The Nematode worm, Caenorhabditis elegans, more commonly referred to as C. Elegans, has long been used as a model organism in many areas of biological research. The reasons for this include the fact that scientists know the exact fate of every cell in its development. It also has a short life cycle length, well understood molecular genetics and finally – the most obvious reason – it is almost entirely see-through. Scientists have now discovered, using this model system they are able to use sound waves to influence neuronal activity and activate, as well as control brain cells.

Previous research has shown that cells can be similarly stimulated using light-termed optogenetics. However, there have been a number of limitations associated with this method, primarily the lack of penetrating power, and the characteristic scatter associated with light. As a result its use in higher organisms to influence brain activity requires invasive use of fibre optics.

The new method, called sonogenetics, works by using ultrasound to stimulate neurons. A specific gene expressed in the neurons, which can also be transgenically introduced with the same subsequent observations, encodes a special channel protein (TRP4) that opens when the cell membrane is stretched. This causes a neuronal response. For this to happen, the worms had to be introduced to a microbubble environment, in which tiny bubbles helped to amplify the ultrasound effect through oscillation. This would appear to be the first obstacle for mammalian use; however, these special bubbles can be introduced into the bloodstream and the bubbles are already used to improve contrast in medical imaging. The technique has advantages over light stimulation, not least the ability of ultrasound to penetrate through tissues, as demonstrated by its common use in pregnancy scans.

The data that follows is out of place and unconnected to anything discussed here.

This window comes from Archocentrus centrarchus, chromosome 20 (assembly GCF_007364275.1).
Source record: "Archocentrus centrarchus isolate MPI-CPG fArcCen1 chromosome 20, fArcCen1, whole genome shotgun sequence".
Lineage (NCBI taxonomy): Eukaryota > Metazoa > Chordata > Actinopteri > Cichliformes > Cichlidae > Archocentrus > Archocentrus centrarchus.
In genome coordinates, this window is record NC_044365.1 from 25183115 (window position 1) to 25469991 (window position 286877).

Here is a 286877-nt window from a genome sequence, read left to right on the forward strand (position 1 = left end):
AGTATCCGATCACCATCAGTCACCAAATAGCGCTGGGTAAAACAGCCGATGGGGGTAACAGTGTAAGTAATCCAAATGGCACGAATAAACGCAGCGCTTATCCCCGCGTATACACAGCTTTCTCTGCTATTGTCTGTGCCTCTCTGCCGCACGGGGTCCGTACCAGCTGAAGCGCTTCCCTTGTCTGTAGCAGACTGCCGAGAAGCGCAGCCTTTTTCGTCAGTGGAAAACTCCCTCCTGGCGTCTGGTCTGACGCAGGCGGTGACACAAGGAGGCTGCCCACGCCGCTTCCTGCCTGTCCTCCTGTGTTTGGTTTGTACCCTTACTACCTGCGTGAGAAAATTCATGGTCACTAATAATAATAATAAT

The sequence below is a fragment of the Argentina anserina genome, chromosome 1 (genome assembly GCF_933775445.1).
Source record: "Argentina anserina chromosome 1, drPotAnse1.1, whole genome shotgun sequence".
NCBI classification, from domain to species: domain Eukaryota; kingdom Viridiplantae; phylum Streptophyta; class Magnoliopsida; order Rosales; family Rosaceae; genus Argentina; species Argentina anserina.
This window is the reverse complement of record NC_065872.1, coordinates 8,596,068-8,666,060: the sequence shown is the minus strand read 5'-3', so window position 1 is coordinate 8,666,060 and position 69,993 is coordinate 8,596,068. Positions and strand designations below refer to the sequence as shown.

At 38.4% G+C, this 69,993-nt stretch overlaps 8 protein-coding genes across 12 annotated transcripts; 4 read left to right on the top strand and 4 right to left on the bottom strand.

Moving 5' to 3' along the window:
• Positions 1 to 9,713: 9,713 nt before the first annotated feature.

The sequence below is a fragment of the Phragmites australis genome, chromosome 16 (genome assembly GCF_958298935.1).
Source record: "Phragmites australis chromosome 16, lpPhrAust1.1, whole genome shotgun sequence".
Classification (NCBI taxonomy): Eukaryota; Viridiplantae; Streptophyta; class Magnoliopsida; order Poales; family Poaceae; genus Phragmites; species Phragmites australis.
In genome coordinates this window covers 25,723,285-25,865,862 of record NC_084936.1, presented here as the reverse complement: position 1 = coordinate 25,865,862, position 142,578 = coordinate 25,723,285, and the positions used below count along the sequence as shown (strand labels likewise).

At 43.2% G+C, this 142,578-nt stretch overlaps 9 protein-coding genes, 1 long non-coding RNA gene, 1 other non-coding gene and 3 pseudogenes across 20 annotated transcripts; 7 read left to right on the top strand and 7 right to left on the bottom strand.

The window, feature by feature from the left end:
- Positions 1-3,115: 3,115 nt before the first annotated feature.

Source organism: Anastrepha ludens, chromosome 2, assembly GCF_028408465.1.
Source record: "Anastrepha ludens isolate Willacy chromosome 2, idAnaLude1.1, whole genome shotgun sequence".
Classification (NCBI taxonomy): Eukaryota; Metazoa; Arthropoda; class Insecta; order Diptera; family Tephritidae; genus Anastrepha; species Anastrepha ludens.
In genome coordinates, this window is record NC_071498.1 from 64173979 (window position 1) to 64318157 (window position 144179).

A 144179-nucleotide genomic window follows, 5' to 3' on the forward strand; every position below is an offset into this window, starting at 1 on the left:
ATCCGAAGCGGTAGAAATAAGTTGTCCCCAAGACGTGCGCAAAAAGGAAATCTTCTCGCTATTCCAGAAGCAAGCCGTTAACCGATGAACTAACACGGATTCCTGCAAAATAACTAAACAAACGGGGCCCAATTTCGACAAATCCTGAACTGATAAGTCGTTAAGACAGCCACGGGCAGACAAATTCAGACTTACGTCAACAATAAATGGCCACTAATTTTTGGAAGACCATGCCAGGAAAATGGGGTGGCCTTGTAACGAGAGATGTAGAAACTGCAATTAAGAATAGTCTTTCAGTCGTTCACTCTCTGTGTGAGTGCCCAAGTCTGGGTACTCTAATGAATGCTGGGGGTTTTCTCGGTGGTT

The impact of such research, if eventually translated into mammalian systems, would be significant. One of the research’s authors, Stuart Ibsen, has stated: “This could be a big advantage when you want to stimulate a region deep in the brain.”

However, the scientific community advises against getting ahead of ourselves. Michael Hausser, Professor of Neuroscience at UCL, commented: ““I would urge extreme caution about extrapolating this work to other species – especially mice or humans”.

Currently, the researchers are studying a very simplistic nervous system model, containing only 302 neurons, whereas humans have a whopping 86 billion neurons and 85 billion non-neural support cells. Further to this, the worms used are approximately 1mm in length with relatively exposed circuitry; the use of ultrasound may therefore not be comparable. It is clear that this research has a long way to go before getting anywhere close to human applications, but as a conceptual idea, it’s a remarkable new starting point.